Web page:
Democratic presidential candidate Pete Buttigieg speaks often of his religion—but he tailors it to fit his politics, and it focuses on works over faith
Freedomland (rated R for language and some violent content) is a difficult movie, in ways both good and, more often than not, bad: difficult to categorize, difficult to like, difficult to watch-yet also difficult to dismiss quickly. (Freedomland is also difficult to listen to-the script features a near unending string of heavy profanities.)
The screenplay, an adaptation by Richard Price of his own novel, is loosely based on the 1994 Susan Smith case in South Carolina. Like Ms. Smith, Julianne Moore plays a single mother who makes an incendiary claim that both activates and divides her community. As Brenda Martin, Ms. Moore wanders into a hospital emergency room (in fictional Dempsy, N.J.) one night in a daze, with bloody cuts on her hands. Brenda claims to have just survived a carjacking by a black man who ripped her from her vehicle and sped away.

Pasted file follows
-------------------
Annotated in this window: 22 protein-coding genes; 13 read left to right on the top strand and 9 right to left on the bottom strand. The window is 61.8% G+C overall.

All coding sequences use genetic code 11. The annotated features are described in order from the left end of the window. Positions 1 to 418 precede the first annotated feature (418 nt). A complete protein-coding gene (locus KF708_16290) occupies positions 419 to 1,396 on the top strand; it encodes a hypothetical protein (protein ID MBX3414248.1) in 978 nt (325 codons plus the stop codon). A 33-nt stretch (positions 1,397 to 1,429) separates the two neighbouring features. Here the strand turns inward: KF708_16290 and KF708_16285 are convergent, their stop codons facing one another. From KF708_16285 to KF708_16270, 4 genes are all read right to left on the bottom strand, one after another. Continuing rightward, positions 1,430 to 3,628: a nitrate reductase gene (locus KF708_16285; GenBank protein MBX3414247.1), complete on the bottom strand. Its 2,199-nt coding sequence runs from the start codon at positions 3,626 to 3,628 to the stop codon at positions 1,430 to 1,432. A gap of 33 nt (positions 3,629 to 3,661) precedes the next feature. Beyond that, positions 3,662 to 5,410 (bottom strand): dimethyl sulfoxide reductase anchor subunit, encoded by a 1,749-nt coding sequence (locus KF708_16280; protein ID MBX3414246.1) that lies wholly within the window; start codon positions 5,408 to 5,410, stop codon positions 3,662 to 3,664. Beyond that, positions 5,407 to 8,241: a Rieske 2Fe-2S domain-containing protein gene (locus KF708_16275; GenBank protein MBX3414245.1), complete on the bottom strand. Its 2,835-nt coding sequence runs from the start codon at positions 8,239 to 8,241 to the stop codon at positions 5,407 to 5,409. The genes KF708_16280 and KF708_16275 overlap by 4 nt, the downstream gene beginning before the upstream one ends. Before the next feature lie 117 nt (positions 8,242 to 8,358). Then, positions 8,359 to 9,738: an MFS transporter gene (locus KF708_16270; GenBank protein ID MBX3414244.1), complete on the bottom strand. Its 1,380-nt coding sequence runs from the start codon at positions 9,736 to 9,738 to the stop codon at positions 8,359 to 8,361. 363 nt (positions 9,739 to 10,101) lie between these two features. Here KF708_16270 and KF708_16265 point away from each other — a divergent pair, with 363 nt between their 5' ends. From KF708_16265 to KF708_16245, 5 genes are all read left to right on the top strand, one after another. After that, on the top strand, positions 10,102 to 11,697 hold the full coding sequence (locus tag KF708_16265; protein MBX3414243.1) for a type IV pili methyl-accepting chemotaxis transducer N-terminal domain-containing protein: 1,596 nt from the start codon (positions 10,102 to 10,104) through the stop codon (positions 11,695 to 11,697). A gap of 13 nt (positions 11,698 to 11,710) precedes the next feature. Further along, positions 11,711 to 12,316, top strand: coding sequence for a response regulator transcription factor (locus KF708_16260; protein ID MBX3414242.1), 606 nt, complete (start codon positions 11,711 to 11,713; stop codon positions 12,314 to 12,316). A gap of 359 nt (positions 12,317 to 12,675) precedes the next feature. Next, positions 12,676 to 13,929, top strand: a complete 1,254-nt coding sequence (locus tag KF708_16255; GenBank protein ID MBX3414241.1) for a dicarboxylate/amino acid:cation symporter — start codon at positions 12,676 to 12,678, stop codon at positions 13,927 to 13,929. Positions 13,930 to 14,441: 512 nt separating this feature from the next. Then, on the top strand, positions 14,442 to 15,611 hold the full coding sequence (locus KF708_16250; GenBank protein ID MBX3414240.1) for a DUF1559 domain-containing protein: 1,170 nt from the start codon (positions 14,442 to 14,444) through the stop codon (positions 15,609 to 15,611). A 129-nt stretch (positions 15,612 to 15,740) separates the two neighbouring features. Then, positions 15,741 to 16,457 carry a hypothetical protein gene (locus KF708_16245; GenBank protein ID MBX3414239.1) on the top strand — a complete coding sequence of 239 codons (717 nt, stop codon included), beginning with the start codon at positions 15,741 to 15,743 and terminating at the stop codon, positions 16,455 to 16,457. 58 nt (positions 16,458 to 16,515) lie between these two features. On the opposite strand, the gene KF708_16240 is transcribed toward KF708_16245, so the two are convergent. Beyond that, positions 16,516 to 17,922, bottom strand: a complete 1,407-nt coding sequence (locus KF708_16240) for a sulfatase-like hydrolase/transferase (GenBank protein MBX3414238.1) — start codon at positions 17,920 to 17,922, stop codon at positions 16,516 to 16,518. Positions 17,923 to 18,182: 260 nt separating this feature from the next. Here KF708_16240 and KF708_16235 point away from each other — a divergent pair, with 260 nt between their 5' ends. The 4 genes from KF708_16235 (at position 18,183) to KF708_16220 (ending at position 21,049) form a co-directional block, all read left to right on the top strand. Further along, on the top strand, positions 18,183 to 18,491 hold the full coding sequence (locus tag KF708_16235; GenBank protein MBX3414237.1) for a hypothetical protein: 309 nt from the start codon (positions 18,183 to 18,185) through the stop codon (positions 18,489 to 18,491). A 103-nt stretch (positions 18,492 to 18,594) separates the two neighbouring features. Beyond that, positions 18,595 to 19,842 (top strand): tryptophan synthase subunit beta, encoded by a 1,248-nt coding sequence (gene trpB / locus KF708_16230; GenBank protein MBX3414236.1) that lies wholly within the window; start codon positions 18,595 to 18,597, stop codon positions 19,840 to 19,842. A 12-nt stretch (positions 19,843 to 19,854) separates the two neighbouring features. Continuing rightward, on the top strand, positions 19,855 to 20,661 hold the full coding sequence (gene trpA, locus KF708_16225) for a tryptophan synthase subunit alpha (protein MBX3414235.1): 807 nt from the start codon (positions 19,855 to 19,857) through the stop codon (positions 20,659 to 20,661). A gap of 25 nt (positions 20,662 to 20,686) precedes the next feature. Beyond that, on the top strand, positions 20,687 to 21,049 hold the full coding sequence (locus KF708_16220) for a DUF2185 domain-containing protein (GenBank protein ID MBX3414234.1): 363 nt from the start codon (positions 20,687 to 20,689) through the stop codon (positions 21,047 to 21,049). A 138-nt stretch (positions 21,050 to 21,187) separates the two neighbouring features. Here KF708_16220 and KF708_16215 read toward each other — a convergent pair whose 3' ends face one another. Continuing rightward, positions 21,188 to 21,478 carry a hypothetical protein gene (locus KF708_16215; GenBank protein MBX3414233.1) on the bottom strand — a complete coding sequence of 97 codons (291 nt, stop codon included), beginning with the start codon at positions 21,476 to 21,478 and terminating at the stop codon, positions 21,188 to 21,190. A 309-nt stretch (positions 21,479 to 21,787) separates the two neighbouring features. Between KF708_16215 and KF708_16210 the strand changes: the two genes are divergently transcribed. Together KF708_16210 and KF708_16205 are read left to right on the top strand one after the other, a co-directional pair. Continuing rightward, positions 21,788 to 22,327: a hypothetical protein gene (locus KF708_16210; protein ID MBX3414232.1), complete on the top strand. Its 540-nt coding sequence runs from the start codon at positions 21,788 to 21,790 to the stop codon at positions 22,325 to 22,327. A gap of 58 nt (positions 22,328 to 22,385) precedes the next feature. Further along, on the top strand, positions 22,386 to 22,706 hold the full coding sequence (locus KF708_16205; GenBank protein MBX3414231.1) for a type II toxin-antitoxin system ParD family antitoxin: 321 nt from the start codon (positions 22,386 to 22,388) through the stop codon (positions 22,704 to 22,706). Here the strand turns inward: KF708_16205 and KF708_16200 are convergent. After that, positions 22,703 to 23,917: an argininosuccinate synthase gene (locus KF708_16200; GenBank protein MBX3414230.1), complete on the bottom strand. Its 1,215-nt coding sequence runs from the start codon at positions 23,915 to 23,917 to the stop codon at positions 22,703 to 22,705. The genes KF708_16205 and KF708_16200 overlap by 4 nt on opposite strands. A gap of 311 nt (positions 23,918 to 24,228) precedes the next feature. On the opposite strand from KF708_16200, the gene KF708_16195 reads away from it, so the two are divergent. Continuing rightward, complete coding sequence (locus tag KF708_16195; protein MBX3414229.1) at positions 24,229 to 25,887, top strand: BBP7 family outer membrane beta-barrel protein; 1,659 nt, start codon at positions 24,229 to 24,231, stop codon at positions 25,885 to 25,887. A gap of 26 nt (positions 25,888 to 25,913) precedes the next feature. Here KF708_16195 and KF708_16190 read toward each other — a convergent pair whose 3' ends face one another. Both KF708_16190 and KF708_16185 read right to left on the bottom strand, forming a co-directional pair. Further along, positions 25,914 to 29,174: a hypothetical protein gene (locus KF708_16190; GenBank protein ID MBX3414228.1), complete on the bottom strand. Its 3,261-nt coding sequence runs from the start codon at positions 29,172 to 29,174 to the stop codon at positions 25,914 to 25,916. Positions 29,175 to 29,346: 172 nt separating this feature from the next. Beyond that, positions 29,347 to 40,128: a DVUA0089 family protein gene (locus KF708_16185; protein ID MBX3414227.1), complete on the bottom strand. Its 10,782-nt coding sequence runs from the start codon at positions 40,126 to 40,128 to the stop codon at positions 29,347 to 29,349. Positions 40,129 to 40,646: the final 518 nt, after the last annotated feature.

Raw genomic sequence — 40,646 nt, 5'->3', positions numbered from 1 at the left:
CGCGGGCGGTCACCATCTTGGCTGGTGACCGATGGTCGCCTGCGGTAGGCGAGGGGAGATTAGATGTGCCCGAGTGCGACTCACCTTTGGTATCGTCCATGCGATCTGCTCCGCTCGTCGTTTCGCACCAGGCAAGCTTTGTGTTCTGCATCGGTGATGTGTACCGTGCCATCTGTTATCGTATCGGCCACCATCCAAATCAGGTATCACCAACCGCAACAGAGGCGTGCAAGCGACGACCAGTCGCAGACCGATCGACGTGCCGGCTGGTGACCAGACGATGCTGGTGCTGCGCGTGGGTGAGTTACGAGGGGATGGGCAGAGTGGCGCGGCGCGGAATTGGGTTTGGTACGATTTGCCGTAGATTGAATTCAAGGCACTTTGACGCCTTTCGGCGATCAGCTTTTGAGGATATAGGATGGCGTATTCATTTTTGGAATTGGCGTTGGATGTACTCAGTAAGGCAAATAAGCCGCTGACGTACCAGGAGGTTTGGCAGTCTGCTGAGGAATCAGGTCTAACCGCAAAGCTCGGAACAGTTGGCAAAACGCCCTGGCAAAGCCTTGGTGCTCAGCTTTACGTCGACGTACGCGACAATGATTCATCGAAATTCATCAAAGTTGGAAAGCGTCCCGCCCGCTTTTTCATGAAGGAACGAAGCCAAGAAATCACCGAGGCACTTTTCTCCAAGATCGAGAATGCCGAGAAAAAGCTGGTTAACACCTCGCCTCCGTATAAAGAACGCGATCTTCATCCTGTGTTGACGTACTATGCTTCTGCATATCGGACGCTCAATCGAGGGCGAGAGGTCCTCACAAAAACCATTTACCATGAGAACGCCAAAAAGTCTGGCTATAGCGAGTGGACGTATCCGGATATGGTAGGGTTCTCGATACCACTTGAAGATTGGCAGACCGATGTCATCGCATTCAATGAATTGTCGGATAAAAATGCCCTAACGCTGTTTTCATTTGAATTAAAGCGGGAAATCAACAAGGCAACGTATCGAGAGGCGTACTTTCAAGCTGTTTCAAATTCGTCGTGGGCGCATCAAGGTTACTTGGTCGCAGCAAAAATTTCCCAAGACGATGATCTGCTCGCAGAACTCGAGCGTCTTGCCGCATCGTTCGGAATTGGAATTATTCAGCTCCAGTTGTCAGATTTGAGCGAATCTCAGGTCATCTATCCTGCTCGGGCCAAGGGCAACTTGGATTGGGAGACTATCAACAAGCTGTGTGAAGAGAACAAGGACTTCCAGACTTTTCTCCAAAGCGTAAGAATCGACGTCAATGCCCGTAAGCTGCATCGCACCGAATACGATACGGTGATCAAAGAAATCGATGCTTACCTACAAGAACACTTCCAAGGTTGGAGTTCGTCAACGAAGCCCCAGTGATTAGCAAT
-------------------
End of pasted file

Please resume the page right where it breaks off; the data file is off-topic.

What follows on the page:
When detective Lorenzo Council (Samuel L. Jackson) arrives at the hospital, he asks Brenda to go over the sequence of events again, and this time she drops a bombshell: Brenda's 4-year-old son was asleep in the back seat of the car when it was stolen. In a frantic search for the missing child, the news spreads quickly: A white boy has been kidnapped by a black man.
Freedomland wants to be many things-too many things. It's part thriller, part murder mystery, part racial drama, part psychological study, and part media exposé. The pieces don't fit together well. The film shifts wildly in tone, pacing, and, seemingly, intent as the story proceeds, and, as the true nature of the crime becomes clearer, the movie becomes downright miserable at times.
But for all of the problems with Freedomland, much of it is oddly compelling. This is thanks largely to the persuasive work done by Mr. Jackson and Ms. Moore (although the latter goes way over the top in a couple of scenes), and to some unexpected spiritual depth. In two fascinating and pivotal scenes, Mr. Jackson's upright cop, who states clearly that he believes in God, offers up monologues on God's will and God's grace.